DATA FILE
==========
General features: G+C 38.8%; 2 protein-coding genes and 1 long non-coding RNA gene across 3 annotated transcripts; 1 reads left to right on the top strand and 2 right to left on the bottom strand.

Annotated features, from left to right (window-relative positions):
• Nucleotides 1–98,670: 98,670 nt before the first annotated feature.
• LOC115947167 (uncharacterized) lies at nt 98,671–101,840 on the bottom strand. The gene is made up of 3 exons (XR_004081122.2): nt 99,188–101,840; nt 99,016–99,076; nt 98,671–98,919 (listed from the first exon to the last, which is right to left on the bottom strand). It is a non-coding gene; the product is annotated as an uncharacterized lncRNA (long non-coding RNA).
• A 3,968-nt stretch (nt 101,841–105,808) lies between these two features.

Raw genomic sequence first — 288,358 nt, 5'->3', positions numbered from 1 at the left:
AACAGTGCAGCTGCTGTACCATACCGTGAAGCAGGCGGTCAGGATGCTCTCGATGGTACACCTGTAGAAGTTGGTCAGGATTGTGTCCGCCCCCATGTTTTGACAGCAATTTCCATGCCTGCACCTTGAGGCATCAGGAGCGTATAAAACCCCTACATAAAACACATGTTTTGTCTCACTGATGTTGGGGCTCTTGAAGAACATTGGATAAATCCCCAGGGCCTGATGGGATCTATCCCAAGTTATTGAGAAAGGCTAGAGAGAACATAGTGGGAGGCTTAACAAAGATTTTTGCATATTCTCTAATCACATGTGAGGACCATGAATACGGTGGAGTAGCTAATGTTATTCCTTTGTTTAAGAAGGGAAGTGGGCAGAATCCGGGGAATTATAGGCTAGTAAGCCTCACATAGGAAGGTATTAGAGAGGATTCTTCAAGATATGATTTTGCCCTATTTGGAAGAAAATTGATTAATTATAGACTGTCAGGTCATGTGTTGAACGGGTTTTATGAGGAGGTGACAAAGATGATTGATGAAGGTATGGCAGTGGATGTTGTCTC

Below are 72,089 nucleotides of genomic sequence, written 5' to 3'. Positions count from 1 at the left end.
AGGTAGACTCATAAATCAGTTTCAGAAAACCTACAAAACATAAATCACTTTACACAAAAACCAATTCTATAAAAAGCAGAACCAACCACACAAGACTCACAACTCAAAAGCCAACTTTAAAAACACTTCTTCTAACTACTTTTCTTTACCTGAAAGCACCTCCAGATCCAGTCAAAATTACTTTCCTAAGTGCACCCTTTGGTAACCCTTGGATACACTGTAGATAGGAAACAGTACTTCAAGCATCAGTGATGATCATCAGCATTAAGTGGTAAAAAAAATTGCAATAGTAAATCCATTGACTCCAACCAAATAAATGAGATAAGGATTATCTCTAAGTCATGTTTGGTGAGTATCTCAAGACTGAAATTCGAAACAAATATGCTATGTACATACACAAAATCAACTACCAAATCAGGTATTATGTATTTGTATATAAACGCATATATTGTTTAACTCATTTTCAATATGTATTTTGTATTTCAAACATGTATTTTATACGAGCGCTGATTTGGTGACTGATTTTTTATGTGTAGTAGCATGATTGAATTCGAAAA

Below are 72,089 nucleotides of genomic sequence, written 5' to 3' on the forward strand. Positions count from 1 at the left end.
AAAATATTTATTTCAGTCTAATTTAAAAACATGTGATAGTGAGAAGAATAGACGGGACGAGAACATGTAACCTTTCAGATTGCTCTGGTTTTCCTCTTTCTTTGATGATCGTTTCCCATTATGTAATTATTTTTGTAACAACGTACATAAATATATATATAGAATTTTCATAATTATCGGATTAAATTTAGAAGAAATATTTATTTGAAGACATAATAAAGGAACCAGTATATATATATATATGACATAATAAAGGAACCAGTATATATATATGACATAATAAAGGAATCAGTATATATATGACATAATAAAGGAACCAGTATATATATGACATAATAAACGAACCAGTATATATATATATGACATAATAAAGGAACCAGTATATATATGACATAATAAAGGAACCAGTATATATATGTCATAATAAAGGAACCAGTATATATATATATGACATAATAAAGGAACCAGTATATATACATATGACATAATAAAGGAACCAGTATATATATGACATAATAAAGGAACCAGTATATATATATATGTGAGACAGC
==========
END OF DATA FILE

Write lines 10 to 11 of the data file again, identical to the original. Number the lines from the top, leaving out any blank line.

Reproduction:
Below are 72,089 nucleotides of genomic sequence, written 5' to 3' on the forward strand. Positions count from 1 at the left end.
AAAATATTTATTTCAGTCTAATTTAAAAACATGTGATAGTGAGAAGAATAGACGGGACGAGAACATGTAACCTTTCAGATTGCTCTGGTTTTCCTCTTTCTTTGATGATCGTTTCCCATTATGTAATTATTTTTGTAACAACGTACATAAATATATATATAGAATTTTCATAATTATCGGATTAAATTTAGAAGAAATATTTATTTGAAGACATAATAAAGGAACCAGTATATATATATATATGACATAATAAAGGAACCAGTATATATATATGACATAATAAAGGAATCAGTATATATATGACATAATAAAGGAACCAGTATATATATGACATAATAAACGAACCAGTATATATATATATGACATAATAAAGGAACCAGTATATATATGACATAATAAAGGAACCAGTATATATATGTCATAATAAAGGAACCAGTATATATATATATGACATAATAAAGGAACCAGTATATATACATATGACATAATAAAGGAACCAGTATATATATGACATAATAAAGGAACCAGTATATATATATATGTGAGACAGC